Similar to the r-squared (26.46), the covariance expression (26.52) supports again the intuition that a “good” model must display high overall correlations between the target variable and factors . Indeed, consider a simple case with one univariate target variable and one factor which are jointly normal with correlation . Then, the residual variance, which reads E.26.14 V{˚ε}=σ2X(1−ϱ2X,Z), (26.54)

is minimal when the r-squared (26.48) is maximal, or .  Example 26.9. We continue from Example 26.8. The residual and the factors are jointly normal , where μ˚ε,Z=⎛⎜⎝033⎞⎟⎠,σ2˚ε,Z=⎛⎜⎝0.8800040.6000.601⎞⎟⎠. (26.55)

Notice that the factors is systematic (26.51). S.26.2

#### 26.2.5 Natural scatter specification So far we have left unspecified the scale matrix that defines the r-squared (26.10) in the regression LFM optimization (26.36)-(26.37).

For any choice of we have always the same loadings (26.40) and hence same dominant-residual decompositions (26.12)-(26.13). For this reason the natural choice for is simply the identity σ2≡I¯n. (26.56)

#### 26.2.6 The ∥ projection operator The linear regression (26.35) allow us to introduce a projection operator , which can be thought of as the linear counterpart of the operation of conditioning; and two ensuing summary statistics, which can be thought of as the linear counterpart of the conditional distribution (19.54).

Just as the conditional distribution represents all that can be inferred about from i) knowledge of and ii) the joint distribution , the two summary statistics and that we introduce below represent all that can be inferred about from i) knowledge of and ii) the first two moments (26.7) of the joint distribution , as we summarize in the below.

The above table is of capital importance to define the two and only two approaches currently used in statistics and finance.

To define the first summary statistic, let us interpret the linear regression prediction (26.70) as () linear projection E{X∥Z}≡αX∥Z+βX∥ZZ, (26.57)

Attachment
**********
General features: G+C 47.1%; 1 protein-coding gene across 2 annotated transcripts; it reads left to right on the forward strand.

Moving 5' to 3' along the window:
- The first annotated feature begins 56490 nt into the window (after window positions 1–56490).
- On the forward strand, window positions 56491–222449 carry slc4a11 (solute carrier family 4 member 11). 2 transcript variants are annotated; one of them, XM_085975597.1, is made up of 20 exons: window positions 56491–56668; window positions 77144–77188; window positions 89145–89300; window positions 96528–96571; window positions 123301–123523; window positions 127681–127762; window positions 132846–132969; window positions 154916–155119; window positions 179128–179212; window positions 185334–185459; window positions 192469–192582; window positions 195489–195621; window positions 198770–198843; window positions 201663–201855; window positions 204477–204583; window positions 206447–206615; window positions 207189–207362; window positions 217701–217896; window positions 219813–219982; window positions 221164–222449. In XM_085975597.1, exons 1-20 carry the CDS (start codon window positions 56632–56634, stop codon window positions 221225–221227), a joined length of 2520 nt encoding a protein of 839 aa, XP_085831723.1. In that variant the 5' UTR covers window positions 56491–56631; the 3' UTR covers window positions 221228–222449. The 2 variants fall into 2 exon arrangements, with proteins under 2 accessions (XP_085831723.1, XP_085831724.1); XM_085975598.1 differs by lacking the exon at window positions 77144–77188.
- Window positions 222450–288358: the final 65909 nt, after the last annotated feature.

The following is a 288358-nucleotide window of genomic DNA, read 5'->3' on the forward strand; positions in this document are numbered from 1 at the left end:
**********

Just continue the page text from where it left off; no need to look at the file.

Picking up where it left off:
where in the notation of the optimal regression coefficients (26.41) and (26.40) we emphasized the dependence on the variables.

The nomenclature “linear projection” is justified because the linear prediction (26.70) can be interpreted geometrically at the same time as best prediction (15.192) or, equivalently, as orthogonal projection (15.174), as we will show later in (26.71).

From the linear projection (26.57) we can define the (point) linear prediction, which is the linear projection (26.57) of the target variable evaluated at a specific realization E{X∥z}≡E{X∥Z}|Z=z=αX∥Z+βX∥Zz. (26.58)

To introduce the second summary statistic, let us interpret the residual in linear regression (26.35) as weak innovation ˚ε≡X−E{X∥Z}, (26.59)

where the nomenclature “weak” is due to being uncorrelated with (26.76), as opposed to being independent of (“strong” innovation).

We can gain more insight in the residual (26.59) through the () linear loss matrix, which is the linear projection (26.57), or regression projection, applied to the squared cross-residuals Cv{X∥Z}≡E{˚ε˚ε'∥Z}. (26.60)

The linear loss matrix (26.60) depends on the third order moments of the variables  E.22.54 and thus we cannot know it with the only knowledge of the first two moments (26.7). Furthermore, does not identify a symmetric and positive definite matrix in general E.22.54 , unless very special cases E.22.56 . For this reason, the linear loss matrix is not a good definition of second summary statistic, like the linear projection (26.57).

However, we can define the (linear, ) error prediction matrix, or partial covariance matrix as the expectation of the loss matrix projection (26.60) ¯¯¯Cv{X∥Z}≡E{E{˚ε˚ε'∥Z}}, (26.61) ¯¯¯Cv{X∥Z}=Cv{X}−βX∥ZCv{Z}β'X∥Z=Cv{˚ε}. (26.62)

Note how, unlike the linear loss matrix (26.60), the error prediction matrix (26.61) depends only on the second order moments of the variables , which are known (26.7), and is clearly symmetric and positive definite.

By construction, the error prediction (26.61) of the target variable evaluated at a specific realization is constant ¯¯¯Cv{X∥z}≡¯¯¯Cv{X∥Z}∣∣Z=z=Cv{˚ε}, (26.63)

so that we can use interchangeably notations and .

Finally, we can define from the error prediction matrix (26.61) the (linear, ) partial correlation matrix [W] as its extracted correlation matrix (23.48) ¯¯¯Cr{X∥Z}≡corr